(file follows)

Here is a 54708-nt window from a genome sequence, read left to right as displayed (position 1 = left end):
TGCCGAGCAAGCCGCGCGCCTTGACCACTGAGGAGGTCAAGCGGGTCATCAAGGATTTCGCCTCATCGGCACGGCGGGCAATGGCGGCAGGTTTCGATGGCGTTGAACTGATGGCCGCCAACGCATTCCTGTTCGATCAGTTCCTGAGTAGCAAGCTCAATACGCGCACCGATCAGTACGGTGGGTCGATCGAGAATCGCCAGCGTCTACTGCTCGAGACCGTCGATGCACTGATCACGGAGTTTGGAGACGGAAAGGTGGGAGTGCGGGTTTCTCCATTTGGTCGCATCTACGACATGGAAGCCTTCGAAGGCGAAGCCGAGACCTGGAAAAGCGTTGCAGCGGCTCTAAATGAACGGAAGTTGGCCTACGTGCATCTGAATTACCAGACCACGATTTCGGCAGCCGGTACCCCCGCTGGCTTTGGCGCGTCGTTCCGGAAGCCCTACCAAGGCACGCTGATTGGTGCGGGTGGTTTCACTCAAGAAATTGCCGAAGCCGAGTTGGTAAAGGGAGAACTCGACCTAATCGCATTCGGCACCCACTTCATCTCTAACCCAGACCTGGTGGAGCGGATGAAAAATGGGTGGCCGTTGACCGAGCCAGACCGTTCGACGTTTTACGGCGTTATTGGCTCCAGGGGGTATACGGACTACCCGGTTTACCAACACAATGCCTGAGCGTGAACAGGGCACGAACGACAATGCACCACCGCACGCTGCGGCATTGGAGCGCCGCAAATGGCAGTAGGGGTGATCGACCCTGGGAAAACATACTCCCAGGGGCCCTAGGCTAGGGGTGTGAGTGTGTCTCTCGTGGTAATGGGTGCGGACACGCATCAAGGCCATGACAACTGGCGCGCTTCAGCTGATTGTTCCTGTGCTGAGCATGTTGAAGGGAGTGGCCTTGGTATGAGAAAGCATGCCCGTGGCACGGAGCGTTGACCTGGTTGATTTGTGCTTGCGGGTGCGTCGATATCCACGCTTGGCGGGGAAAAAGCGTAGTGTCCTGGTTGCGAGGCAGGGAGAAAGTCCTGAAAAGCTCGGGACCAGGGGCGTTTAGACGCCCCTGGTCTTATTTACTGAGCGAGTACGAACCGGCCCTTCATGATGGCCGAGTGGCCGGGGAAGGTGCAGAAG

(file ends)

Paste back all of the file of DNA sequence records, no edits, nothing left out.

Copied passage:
Here is a 54708-nt window from a genome sequence, read left to right as displayed (position 1 = left end):
TGCCGAGCAAGCCGCGCGCCTTGACCACTGAGGAGGTCAAGCGGGTCATCAAGGATTTCGCCTCATCGGCACGGCGGGCAATGGCGGCAGGTTTCGATGGCGTTGAACTGATGGCCGCCAACGCATTCCTGTTCGATCAGTTCCTGAGTAGCAAGCTCAATACGCGCACCGATCAGTACGGTGGGTCGATCGAGAATCGCCAGCGTCTACTGCTCGAGACCGTCGATGCACTGATCACGGAGTTTGGAGACGGAAAGGTGGGAGTGCGGGTTTCTCCATTTGGTCGCATCTACGACATGGAAGCCTTCGAAGGCGAAGCCGAGACCTGGAAAAGCGTTGCAGCGGCTCTAAATGAACGGAAGTTGGCCTACGTGCATCTGAATTACCAGACCACGATTTCGGCAGCCGGTACCCCCGCTGGCTTTGGCGCGTCGTTCCGGAAGCCCTACCAAGGCACGCTGATTGGTGCGGGTGGTTTCACTCAAGAAATTGCCGAAGCCGAGTTGGTAAAGGGAGAACTCGACCTAATCGCATTCGGCACCCACTTCATCTCTAACCCAGACCTGGTGGAGCGGATGAAAAATGGGTGGCCGTTGACCGAGCCAGACCGTTCGACGTTTTACGGCGTTATTGGCTCCAGGGGGTATACGGACTACCCGGTTTACCAACACAATGCCTGAGCGTGAACAGGGCACGAACGACAATGCACCACCGCACGCTGCGGCATTGGAGCGCCGCAAATGGCAGTAGGGGTGATCGACCCTGGGAAAACATACTCCCAGGGGCCCTAGGCTAGGGGTGTGAGTGTGTCTCTCGTGGTAATGGGTGCGGACACGCATCAAGGCCATGACAACTGGCGCGCTTCAGCTGATTGTTCCTGTGCTGAGCATGTTGAAGGGAGTGGCCTTGGTATGAGAAAGCATGCCCGTGGCACGGAGCGTTGACCTGGTTGATTTGTGCTTGCGGGTGCGTCGATATCCACGCTTGGCGGGGAAAAAGCGTAGTGTCCTGGTTGCGAGGCAGGGAGAAAGTCCTGAAAAGCTCGGGACCAGGGGCGTTTAGACGCCCCTGGTCTTATTTACTGAGCGAGTACGAACCGGCCCTTCATGATGGCCGAGTGGCCGGGGAAGGTGCAGAAG